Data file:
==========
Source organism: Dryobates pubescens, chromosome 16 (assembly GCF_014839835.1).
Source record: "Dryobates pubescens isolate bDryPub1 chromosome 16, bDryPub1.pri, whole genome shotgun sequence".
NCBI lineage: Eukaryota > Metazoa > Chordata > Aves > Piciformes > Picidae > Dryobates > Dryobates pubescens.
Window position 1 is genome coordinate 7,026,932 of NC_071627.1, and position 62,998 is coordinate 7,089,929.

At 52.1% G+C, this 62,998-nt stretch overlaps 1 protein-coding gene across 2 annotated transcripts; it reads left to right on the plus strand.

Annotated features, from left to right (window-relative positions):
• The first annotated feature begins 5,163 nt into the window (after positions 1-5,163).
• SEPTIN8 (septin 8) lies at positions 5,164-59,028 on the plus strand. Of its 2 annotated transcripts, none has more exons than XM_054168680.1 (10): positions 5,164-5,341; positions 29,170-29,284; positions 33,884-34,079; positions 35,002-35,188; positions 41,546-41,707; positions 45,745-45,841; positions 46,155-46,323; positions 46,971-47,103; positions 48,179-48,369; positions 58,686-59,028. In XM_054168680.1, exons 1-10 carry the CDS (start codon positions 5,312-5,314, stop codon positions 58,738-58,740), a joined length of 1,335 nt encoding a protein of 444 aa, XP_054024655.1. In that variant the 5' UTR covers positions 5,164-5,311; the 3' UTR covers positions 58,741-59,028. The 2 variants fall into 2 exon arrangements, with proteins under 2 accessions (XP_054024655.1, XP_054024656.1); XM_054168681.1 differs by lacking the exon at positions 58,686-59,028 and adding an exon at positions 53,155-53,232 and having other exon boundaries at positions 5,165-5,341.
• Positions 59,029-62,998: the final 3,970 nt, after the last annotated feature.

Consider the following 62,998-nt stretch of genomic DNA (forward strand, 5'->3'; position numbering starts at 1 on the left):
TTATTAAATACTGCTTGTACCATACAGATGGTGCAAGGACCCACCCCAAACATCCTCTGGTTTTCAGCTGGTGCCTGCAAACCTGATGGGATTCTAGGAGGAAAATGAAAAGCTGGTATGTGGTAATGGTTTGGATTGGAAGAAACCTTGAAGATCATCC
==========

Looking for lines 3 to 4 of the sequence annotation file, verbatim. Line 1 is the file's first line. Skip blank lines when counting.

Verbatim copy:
NCBI lineage: Eukaryota > Metazoa > Chordata > Aves > Piciformes > Picidae > Dryobates > Dryobates pubescens.
Window position 1 is genome coordinate 7,026,932 of NC_071627.1, and position 62,998 is coordinate 7,089,929.